This week's issue of Coin World includes the announcement of a new die marriage for the 1803 silver dollar. It pairs Reverse B, previously known for one variety of 1803 (BB-255) and a few others dated 1801-02 with a previously unknown obverse die. This new die marriage has been labeled BB-257 by Mark Borckardt, co-author of the Bowers-Borckardt silver dollar encyclopedia. By extension, the equivalent Bolender number would be B-7, as this is the seventh die marriage for 1803.

The discovery was made by Randy Campbell of ICG, and the coin was then shown to me by Skip Fazzari of that company for my examination. I concurred with the conclusion already reached by Mark Borckardt that the obverse die is new to the hobby.

An observation of my own is that the die state of the reverse is identical to that of BB-255, so these die marriages were clearly struck one right after the other. Since the BB-257 marriage is so rare as to have escaped detection until now, that leads me to conclude that this marriage was the last one used for 1803 dollars. Coins of that date were struck into early 1804, until a presidential order terminated their production, along with that of gold eagles. It's very likely that coining with the BB-257 marriage had only just begun when the halt order was received. How many were actually produced with this previously unknown obverse is anyone's guess, but the number had to be very small.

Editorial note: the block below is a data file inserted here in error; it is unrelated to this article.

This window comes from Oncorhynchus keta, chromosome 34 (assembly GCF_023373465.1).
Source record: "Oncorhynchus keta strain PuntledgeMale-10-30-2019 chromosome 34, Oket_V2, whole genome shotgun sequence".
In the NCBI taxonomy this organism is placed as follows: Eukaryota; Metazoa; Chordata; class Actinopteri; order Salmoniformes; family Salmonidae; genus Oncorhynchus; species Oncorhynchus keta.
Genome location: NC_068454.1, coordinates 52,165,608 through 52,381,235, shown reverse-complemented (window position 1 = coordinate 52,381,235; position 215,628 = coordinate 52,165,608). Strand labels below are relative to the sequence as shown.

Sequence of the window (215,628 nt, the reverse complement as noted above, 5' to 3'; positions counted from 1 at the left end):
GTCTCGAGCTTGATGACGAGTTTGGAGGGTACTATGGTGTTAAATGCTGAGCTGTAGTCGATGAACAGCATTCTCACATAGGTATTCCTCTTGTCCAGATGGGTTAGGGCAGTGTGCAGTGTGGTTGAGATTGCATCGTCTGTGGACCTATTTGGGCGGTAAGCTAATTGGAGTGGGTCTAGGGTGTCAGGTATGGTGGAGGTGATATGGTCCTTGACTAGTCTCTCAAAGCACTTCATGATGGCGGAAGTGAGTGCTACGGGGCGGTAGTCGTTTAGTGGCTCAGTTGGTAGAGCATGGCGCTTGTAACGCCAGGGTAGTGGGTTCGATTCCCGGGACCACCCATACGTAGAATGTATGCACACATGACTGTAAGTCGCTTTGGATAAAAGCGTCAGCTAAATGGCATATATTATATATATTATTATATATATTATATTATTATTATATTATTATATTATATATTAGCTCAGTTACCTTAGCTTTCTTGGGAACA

Regards,
Dave

David W. Lange
Research Director
Numismatic Guaranty Corporation
------

Jim Matthews wrote:

Here's a picture of a bit of a conundrum I'm working on. I have a 1796 dime that is a counterfeit. What I'd like to know is just when was this thing made? I'd love it to be a circulated example of a contemporary counterfeit, but I'm afraid it might be of later origin. The second possibility would be an early counterfeit to fool collectors. Given the somewhat primitive nature of the designs and lettering, this is a counterfeit that wouldn't fool many collectors. The third and worst outcome is that this is some kind of early generation of the Chinese counterfeits which are flooding our shores.

The best way to figure this out, is by finding out just what the alloy is that was used to create this coin. I don't have the machinery necessary but will endeavor to get this done soon and write a follow up report.

I'd like to hear other numismatists take on this early counterfeit and if anyone else has seen a similar 1796 dime out there.

These picture is by Bill Noyes.

Jim Matthews



Sunday, December 7, 2014

JR Newsletter: 7 December 2014 (218)



We have three contributions this week. 

First, from Alan Bricker:

Responding to the recent inquiries regarding the existence of a Bust Dime VIM
by Jules Reiver, I can affirm that at one time Jules did consider doing an early
dime VIM and he asked me about possibly joining with him on such a project.